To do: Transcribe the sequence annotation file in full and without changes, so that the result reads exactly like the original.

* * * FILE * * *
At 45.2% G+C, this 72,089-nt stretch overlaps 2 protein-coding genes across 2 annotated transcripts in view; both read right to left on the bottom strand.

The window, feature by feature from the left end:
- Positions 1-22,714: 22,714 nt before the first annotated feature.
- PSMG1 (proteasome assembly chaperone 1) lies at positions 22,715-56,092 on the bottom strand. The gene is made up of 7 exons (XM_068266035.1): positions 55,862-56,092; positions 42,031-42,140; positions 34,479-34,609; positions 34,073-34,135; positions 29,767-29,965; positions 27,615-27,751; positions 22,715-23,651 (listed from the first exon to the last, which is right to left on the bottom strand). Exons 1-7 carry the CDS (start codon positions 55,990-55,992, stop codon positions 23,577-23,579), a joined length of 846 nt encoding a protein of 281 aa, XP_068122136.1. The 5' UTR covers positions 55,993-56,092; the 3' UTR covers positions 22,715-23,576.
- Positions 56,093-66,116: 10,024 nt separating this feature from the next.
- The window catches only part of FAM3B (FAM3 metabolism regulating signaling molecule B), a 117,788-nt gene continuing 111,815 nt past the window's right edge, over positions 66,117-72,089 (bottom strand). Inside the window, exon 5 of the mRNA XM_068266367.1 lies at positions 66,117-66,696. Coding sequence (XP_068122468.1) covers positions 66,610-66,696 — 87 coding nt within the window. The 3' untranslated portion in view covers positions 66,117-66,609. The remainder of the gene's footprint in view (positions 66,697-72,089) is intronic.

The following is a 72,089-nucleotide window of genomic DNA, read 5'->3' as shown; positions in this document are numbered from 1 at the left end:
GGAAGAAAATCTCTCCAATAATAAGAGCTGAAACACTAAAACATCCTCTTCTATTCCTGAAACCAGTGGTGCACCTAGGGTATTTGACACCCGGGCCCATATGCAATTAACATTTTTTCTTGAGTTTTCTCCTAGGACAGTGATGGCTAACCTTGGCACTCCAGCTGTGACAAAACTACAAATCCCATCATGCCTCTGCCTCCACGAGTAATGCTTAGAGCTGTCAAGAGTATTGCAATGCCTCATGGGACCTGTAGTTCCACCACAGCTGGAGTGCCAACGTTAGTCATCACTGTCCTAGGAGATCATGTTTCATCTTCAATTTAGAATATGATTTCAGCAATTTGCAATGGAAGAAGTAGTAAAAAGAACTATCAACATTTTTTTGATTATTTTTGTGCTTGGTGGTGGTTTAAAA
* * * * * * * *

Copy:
At 45.2% G+C, this 72,089-nt stretch overlaps 2 protein-coding genes across 2 annotated transcripts in view; both read right to left on the bottom strand.

The window, feature by feature from the left end:
- Positions 1-22,714: 22,714 nt before the first annotated feature.
- PSMG1 (proteasome assembly chaperone 1) lies at positions 22,715-56,092 on the bottom strand. The gene is made up of 7 exons (XM_068266035.1): positions 55,862-56,092; positions 42,031-42,140; positions 34,479-34,609; positions 34,073-34,135; positions 29,767-29,965; positions 27,615-27,751; positions 22,715-23,651 (listed from the first exon to the last, which is right to left on the bottom strand). Exons 1-7 carry the CDS (start codon positions 55,990-55,992, stop codon positions 23,577-23,579), a joined length of 846 nt encoding a protein of 281 aa, XP_068122136.1. The 5' UTR covers positions 55,993-56,092; the 3' UTR covers positions 22,715-23,576.
- Positions 56,093-66,116: 10,024 nt separating this feature from the next.
- The window catches only part of FAM3B (FAM3 metabolism regulating signaling molecule B), a 117,788-nt gene continuing 111,815 nt past the window's right edge, over positions 66,117-72,089 (bottom strand). Inside the window, exon 5 of the mRNA XM_068266367.1 lies at positions 66,117-66,696. Coding sequence (XP_068122468.1) covers positions 66,610-66,696 — 87 coding nt within the window. The 3' untranslated portion in view covers positions 66,117-66,609. The remainder of the gene's footprint in view (positions 66,697-72,089) is intronic.

The following is a 72,089-nucleotide window of genomic DNA, read 5'->3' as shown; positions in this document are numbered from 1 at the left end:
GGAAGAAAATCTCTCCAATAATAAGAGCTGAAACACTAAAACATCCTCTTCTATTCCTGAAACCAGTGGTGCACCTAGGGTATTTGACACCCGGGCCCATATGCAATTAACATTTTTTCTTGAGTTTTCTCCTAGGACAGTGATGGCTAACCTTGGCACTCCAGCTGTGACAAAACTACAAATCCCATCATGCCTCTGCCTCCACGAGTAATGCTTAGAGCTGTCAAGAGTATTGCAATGCCTCATGGGACCTGTAGTTCCACCACAGCTGGAGTGCCAACGTTAGTCATCACTGTCCTAGGAGATCATGTTTCATCTTCAATTTAGAATATGATTTCAGCAATTTGCAATGGAAGAAGTAGTAAAAAGAACTATCAACATTTTTTTGATTATTTTTGTGCTTGGTGGTGGTTTAAAA